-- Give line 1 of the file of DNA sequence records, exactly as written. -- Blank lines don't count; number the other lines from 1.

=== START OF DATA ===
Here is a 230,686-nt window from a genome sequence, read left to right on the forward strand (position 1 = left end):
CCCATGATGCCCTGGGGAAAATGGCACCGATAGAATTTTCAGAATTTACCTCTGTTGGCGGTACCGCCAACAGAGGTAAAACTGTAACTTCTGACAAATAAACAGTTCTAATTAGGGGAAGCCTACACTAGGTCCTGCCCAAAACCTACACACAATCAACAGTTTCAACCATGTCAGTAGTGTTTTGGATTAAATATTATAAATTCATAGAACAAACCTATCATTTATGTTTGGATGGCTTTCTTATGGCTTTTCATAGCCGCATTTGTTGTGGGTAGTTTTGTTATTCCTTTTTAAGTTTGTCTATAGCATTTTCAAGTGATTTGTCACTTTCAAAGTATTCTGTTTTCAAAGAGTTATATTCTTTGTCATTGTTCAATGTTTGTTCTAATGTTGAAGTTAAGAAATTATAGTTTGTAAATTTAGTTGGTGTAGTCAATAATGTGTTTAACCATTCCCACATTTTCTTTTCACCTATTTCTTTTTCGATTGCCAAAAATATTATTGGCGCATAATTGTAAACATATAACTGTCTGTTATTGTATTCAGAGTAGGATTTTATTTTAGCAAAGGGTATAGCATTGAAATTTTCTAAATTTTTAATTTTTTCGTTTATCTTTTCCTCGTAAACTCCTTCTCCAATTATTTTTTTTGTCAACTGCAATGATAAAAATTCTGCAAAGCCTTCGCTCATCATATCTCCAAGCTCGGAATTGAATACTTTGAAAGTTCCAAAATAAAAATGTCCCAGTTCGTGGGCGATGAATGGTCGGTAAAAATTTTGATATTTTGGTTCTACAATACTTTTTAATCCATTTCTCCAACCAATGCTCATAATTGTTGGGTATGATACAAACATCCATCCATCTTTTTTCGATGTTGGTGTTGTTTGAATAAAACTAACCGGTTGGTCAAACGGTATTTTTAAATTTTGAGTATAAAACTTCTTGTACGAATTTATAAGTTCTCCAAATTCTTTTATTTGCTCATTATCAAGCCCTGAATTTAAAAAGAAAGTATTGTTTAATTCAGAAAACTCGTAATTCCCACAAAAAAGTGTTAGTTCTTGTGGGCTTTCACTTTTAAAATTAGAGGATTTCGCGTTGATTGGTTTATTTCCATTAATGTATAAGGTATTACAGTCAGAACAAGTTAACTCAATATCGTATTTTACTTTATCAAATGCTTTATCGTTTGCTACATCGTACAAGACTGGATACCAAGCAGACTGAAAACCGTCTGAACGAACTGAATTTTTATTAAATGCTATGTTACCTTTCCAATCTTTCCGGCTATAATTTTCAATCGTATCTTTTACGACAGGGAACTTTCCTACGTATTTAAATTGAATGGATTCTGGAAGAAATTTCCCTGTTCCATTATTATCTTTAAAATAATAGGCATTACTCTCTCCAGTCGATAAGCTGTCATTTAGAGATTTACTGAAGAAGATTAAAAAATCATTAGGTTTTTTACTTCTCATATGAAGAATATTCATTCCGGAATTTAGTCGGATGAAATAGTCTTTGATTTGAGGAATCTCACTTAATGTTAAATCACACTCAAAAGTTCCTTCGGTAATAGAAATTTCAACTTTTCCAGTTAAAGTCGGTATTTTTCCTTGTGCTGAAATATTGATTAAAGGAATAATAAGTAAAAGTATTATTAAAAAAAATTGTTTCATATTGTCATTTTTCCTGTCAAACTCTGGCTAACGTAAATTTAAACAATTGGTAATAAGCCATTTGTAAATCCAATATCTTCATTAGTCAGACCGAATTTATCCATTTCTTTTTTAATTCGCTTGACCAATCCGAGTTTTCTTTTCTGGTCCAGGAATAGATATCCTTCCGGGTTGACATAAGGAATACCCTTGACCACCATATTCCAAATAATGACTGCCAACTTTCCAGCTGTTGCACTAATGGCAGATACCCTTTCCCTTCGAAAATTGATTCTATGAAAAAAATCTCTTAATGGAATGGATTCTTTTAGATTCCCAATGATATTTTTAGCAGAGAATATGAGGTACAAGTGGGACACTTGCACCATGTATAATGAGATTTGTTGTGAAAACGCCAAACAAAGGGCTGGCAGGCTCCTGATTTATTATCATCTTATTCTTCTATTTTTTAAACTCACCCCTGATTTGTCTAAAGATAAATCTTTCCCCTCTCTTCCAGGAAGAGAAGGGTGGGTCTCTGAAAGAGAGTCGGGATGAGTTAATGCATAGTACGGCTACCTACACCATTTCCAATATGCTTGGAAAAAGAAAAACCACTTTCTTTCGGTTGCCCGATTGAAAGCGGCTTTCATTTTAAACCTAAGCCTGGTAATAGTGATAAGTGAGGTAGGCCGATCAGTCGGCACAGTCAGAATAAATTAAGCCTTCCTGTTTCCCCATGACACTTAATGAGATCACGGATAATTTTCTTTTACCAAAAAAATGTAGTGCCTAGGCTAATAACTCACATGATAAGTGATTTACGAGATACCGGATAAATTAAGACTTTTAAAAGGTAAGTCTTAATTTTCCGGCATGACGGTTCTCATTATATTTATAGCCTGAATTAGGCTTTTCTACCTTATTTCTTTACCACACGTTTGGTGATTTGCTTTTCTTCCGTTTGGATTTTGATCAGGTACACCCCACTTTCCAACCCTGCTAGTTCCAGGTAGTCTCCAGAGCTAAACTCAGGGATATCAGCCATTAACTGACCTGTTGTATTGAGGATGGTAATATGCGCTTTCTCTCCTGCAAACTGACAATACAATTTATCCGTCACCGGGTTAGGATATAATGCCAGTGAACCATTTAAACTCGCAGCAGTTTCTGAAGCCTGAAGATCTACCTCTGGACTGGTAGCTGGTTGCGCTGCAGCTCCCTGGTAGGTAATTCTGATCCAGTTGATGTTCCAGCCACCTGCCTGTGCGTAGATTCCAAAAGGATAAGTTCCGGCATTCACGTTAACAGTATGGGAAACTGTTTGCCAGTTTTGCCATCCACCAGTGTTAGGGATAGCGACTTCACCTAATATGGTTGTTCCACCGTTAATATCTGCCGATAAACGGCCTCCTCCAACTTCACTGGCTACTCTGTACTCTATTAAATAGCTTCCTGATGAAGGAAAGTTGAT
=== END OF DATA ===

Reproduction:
Here is a 230,686-nt window from a genome sequence, read left to right on the forward strand (position 1 = left end):